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British Journal of Urology March, 2007

A study in the BJU compared the sensitivity of various parts of the penis (not just the glans as some previous studies have done) in men who were circumcised and those were not and not surprisingly found uncircumcised men had greater sensitivity. The study also discusses the lack of previous research on this topic and makes note of the fact that they were unable to test several points on the the circumcised penis since circumcision had removed these areas of skin and the associated penile structures.

Showtime's Penn & Teller: Bullshit!
Season 3 (2005) - Episode 1 - Circumcision

This episode discusses both circumcision and foreskin restoration. Wayne Griffiths, co-founder of NORM, as well as several other experts are featured. See an actual restored foreskin at the end of the episode. Available through Amazon streaming or see Penn & Teller's website at for more options.

Wired Magazine - Foreskin Restoration - July 20, 2004

The article is titled "New Foreskin is Really a Stretch" and there is also a page showing some restoration devices

Mensight Magazine - 2004

How Male Circumcision May Be Affecting Your Love Life by Dr. Christine Northrup 

FrontPage Magazine - November 6, 2001

Male Circumcision (Part 2) – Much More Than The Mutilation of Sexual Pleasure 
By Jamie Glaz. To read the article click here

Wall Street Journal - December 28, 2000
'Intactivists' Seek to Undo A Long-Practiced Ritual


CONCORD, Calif. -- For over a century, in the belief that nature can be
improved upon, Americans have circumcised their baby boys. Today, the value
of circumcision as a health measure is in doubt in some quarters at a time
when face lifts, tummy tucks and breast implants have lost their ability to
shock us. 

Should it come as any surprise, then, that some men would try to regain what
circumcision took away?

"If you're willing to walk around with a pin through your tongue," says R.
Wayne Griffiths, one of the principal founders of the foreskin-restoration
movement, "this is not absurd at all." ... ( The full article is available to subscribers at )

[NOTE: We would like to point out that while many nerve endings and unique anatomical structures are lost to circumcision, to our knowledge the number quoted in this article of "20,000 to 40,000 nerve endings" is only an estimate and more research is needed to determine how many are actually lost.]

Uncircumsize Me

Men reclaim the effects of childhood mutilation

by Julie Collins - Drake University - DRAKEmagazine Spring 2004, p37

Men across the United States – and worldwide – are reclaiming their "manhood." And they're using weights, cones and even surgical tape as their weapons of choice.

These men decided the circumcision they underwent as children – which they consider akin to female genital mutilation – was unnecessary. So they're undoing the work of physicians' scalpels by taking matters into their own hands.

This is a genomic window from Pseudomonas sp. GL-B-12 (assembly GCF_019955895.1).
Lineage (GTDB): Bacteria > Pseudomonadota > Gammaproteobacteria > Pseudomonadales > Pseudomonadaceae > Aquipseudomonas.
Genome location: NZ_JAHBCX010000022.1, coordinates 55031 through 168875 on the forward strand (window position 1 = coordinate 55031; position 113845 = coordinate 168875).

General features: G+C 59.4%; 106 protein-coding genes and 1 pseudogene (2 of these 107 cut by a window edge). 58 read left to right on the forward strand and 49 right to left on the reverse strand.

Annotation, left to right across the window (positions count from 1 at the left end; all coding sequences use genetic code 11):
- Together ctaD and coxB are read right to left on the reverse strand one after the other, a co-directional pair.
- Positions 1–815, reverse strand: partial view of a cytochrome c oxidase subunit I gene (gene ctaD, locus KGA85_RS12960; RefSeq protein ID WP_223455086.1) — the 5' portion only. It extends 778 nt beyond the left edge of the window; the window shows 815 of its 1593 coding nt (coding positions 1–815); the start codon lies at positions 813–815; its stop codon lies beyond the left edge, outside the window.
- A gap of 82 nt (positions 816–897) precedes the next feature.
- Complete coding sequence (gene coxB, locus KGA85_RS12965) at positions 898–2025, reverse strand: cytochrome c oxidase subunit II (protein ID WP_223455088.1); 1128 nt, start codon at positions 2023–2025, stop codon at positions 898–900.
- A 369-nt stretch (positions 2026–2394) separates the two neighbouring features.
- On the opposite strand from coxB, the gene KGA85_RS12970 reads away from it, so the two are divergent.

"Men feel anger or loss at being circumcised because they have been denied a part of their bodies that is the most erotic without their consent," says R. Wayne Griffiths, co-founder and executive director of the National Organization of Restoring Men, a support group for men who wish to reverse their circumcisions.

Rooted in religious tradition, circumcision became popular in America because doctors believed it would cure masturbation. Even after masturbation hysteria passed, forced circumcision increased during the World Wars, when soldiers were circumcised for "hygienic reasons."

"Every reason to cut the genitals – particularly of children – has proven invalid," says Marilyn Milos, a registered nurse from San Anselmo, California, who runs the National Organization of Circumcising Information Resource Centers. "Not one medical organization in the world recommends circumcision, and some have begun warning against it."

Researchers have dispelled most of the justifications of circumcision – including that foreskin causes penile and cervical cancers or increases the risk of AIDS – yet circumcision is so embedded in American culture that the procedure's unnecessary pain is still overlooked.

"It doesn't take long to talk a man back into his foreskin," Milos says. "Ask, 'Why would you want to allow someone to amputate 20,000 to 40,000 nerve endings that provide you with wonderful, pleasurable sensations and replace them with a scar?' Men under stand immediately."

Men who restore not only seek to gain what was taken without their consent, but they also hope to obtain increased sensitivity, mobility and sexual pleasure.

"The part of the male that is exposed after circumcision is really an internal organ just like the clitoris – it's not supposed to be exposed to the world," Griffiths says. "When you expose these nerves over a period of time, they get irritated and calloused. When a circumcised man reaches middle age, he has very few nerve endings left to stimulate." Restored foreskin provides the protection and lubrication circumcised men may be missing.

But reversing the "little snip" isn't a simple process. When restoration is done surgically, skin from the scrotum or another body part is grafted onto the tip of the penis, which is painful and expensive. Non-surgical restoration – a more popular alternative – involves tissue expansion. A constant, gentle tension on the remaining foreskin gradually causes new skin cell growth. Many men fashion their own restoration tools, typically involving surgical tape, while others use commercial devices such as weights, cones and elastic starter kits. When used correctly, none of the methods should hurt.